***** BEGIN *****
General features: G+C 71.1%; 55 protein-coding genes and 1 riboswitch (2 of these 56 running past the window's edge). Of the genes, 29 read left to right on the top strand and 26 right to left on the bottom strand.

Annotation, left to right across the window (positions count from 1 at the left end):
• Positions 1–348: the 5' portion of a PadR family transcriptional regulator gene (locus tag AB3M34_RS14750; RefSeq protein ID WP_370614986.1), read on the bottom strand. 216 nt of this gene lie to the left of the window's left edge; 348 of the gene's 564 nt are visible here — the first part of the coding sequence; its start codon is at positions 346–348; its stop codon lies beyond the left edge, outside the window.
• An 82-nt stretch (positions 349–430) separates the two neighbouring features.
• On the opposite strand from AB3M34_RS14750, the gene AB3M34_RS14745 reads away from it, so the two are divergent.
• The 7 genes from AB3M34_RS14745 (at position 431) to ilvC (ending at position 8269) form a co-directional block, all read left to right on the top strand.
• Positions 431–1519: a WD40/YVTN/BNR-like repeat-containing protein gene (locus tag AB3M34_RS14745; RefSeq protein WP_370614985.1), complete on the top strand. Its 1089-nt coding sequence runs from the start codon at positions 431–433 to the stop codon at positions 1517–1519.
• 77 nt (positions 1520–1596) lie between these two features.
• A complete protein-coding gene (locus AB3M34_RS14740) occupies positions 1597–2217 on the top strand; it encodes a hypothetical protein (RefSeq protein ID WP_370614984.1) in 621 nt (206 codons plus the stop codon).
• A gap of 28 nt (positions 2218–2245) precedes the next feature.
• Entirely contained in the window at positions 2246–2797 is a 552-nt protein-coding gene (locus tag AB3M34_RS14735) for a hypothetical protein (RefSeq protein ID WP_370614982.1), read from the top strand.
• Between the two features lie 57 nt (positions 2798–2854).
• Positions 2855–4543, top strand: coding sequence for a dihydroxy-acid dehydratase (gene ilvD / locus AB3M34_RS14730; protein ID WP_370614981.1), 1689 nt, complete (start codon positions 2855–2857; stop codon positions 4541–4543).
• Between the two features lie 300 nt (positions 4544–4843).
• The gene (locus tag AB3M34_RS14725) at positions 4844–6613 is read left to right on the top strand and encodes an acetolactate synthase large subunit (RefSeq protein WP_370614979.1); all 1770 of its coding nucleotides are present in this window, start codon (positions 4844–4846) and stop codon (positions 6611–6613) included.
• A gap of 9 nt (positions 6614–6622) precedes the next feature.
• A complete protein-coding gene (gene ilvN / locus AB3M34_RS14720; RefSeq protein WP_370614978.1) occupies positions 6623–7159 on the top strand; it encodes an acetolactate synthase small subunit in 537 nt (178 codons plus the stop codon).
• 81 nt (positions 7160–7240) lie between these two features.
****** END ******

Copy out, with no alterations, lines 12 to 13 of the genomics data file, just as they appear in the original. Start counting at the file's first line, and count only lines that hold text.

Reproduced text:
• Between the two features lie 57 nt (positions 2798–2854).
• Positions 2855–4543, top strand: coding sequence for a dihydroxy-acid dehydratase (gene ilvD / locus AB3M34_RS14730; protein ID WP_370614981.1), 1689 nt, complete (start codon positions 2855–2857; stop codon positions 4541–4543).